We are repeatedly talking about life expectancy. But as per my understanding, long back there were many people who lived hundreds of years, right? Not only that in today’s world even if life expectancy has increased, are we living a happy and satisfied life? Probably because the resources available here are not enough or because we are not satisfied with that, we have started looking at other planets. This is what our forefathers were also doing, right? That is the reason why we have reached this level of comfort. It is true that, with the advent of technology things started evolving fast. But the process of evolution is there from the very beginning. Like Meet mentioned, since they were not aware of the comforts that will come in the future, they might not have felt that their life is detrimental. What is your thought on this?

Here are my thoughts on the matter in the order the questions were presented. Continue reading “Life Expectancy, Happiness, Etc.”

Property Rights – Revisited

In a comment to a previous post on property rights, Anirudh wrote:

If a person is his own private property, then what is stopping him from selling himself into slavery or into some sort of debt bondage? Isn’t it a slippery slope to base your opposition to slavery in terms of property rights?

First of all, self-ownership is axiomatically true. Meaning, you either accept it as self-evidently true and need no further proof; or you reject the self-ownership axiom and admit that it is both possible and permissible to own persons. In the latter case, as I have claimed before, we are talking about a society that admits slavery and therefore not the society that we aim to have or aim to explain the workings of. It is not morally permissible to own people. Continue reading “Property Rights – Revisited”

Property Rights

In a comment to the post “All Questions Considered” Anirudh asked:

Why should we have private property rights? Why is it considered a natural right or a fundamental human right? Are there cases where it makes sense to have shared or public land ownership?

Let’s start at the beginning. What’s property? Anything that can be owned is property. The stuff you have around you is property — someone (perhaps you) owns that stuff. Is the street lamp property? Yes but it is probably owned by the city, and not some specific person.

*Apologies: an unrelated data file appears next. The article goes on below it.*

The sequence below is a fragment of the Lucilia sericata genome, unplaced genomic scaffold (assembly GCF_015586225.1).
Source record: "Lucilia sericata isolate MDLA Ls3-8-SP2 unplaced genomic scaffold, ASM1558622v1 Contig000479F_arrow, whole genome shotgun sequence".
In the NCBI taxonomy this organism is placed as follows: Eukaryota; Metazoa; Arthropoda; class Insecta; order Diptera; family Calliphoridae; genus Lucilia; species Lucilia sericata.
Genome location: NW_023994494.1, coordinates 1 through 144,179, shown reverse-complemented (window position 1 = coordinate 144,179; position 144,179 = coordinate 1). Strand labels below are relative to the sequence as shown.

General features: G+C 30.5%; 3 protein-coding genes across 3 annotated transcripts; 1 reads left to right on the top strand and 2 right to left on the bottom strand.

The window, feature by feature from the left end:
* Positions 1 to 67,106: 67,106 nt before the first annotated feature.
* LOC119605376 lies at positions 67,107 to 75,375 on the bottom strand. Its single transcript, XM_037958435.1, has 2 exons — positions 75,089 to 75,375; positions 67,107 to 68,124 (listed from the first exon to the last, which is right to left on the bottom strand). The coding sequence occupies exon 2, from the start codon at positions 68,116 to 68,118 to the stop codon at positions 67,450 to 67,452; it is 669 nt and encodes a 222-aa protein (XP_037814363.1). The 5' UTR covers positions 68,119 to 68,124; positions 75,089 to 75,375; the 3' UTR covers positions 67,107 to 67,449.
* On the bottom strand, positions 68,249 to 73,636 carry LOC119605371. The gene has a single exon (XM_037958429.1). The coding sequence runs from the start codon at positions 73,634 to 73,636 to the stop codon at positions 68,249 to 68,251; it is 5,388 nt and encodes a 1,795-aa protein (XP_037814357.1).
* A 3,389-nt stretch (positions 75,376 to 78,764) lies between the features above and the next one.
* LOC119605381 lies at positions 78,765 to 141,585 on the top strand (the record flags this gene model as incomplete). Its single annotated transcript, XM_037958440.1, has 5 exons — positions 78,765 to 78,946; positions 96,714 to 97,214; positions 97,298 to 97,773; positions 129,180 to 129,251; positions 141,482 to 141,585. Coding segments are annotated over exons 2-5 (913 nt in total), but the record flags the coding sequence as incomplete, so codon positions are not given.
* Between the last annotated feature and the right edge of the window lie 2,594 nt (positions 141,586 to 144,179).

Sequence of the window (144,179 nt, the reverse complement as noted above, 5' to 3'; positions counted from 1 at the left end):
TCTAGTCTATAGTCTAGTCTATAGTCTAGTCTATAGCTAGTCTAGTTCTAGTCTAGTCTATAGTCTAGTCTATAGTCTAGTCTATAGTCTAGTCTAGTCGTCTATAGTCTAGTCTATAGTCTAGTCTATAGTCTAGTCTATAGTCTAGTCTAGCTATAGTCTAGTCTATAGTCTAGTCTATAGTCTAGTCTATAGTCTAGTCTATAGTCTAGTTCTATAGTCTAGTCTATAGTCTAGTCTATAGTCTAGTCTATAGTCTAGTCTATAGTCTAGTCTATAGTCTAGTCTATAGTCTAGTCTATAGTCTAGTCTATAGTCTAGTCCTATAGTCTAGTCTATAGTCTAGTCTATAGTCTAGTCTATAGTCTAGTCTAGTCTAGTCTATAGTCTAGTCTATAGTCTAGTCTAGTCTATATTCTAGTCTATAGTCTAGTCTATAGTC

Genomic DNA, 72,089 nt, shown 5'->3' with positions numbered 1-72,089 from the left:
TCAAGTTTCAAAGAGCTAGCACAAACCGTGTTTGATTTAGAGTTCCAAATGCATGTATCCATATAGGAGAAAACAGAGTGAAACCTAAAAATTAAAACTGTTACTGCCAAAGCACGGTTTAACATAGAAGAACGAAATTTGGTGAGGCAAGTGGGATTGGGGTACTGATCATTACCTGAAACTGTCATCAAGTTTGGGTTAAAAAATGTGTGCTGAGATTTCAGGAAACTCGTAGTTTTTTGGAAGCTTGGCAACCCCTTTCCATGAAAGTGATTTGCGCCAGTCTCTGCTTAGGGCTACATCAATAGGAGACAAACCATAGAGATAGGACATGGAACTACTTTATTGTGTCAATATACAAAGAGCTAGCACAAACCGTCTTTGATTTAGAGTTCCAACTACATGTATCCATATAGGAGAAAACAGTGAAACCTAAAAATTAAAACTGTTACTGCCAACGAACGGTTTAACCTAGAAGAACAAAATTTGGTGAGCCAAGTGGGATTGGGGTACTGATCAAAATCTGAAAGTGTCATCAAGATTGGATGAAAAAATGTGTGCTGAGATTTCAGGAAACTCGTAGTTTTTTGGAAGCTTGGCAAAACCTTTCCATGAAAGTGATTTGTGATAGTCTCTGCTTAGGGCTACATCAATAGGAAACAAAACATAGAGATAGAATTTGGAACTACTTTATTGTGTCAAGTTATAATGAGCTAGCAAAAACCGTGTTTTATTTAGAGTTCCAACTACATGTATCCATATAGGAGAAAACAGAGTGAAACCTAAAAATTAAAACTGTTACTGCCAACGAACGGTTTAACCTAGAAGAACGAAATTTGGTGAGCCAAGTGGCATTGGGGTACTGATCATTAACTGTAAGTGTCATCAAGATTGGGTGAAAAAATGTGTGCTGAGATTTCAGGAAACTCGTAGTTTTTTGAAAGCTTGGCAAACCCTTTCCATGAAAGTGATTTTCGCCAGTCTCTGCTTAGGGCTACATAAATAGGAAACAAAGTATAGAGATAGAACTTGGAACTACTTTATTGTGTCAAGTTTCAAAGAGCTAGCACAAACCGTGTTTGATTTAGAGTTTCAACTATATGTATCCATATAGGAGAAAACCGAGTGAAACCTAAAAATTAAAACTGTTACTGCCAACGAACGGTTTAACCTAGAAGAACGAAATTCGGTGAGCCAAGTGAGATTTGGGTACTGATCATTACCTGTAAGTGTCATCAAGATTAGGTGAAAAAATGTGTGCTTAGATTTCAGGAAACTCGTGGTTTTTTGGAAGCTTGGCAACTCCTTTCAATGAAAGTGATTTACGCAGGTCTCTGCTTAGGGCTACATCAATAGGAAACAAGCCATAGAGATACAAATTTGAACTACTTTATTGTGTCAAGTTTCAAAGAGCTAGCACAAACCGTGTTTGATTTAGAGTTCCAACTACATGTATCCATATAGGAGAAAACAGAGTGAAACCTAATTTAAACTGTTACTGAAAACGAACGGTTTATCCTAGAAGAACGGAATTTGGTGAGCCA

Private property is what is owned by an individual or an association of private individuals (such as a private corporation.) Public property is property owned by a public corporation or owned in common. Open access commons such as a pasture or a fishery (anyone can graze his cattle, or anyone can fish) is public property. Continue reading “Property Rights”

Our out-of-date Instincts

Many of our instincts have passed their sell-by date. They had a very long shelf-life but now after a few million years, they’ve expired. They are no longer good for what they were designed for. Why so? Because the world has changed and our brains have not.

Our distant ancestors (homo homo) evolved around 2.5 million years ago. Then ~250,000 years ago we, anatomically modern humans (home sapiens) arrived on the scene. Our brains have been evolving for a very long time and all during that time we lived in a world that was quite different from the modern world.

The first humans were nomadic hunter-gatherers. Only in the ~10,000 years did they settle down into groups of around 150 individuals or so, and began agriculture. To a first approximation, we’ve only been hunter-gathers living hand to mouth. Continue reading “Our out-of-date Instincts”

Betrayed by our Intuition

In the previous post, I presented an argument with two premises and asked if the conclusion in the third statement was logically valid. I repeat the argument here:

        1. Roses are flowers.
        2. Some flowers fade rapidly.
        3. Therefore, some roses fade rapidly.

Is that a valid logical argument?

Certainly we know from experience that some roses do fade rapidly. But that empirical fact does not matter here. We are concerned with the validity of the conclusion given the two premises.

As a matter of pure logic, the conclusion in (3) does not follow. Therefore the argument is invalid.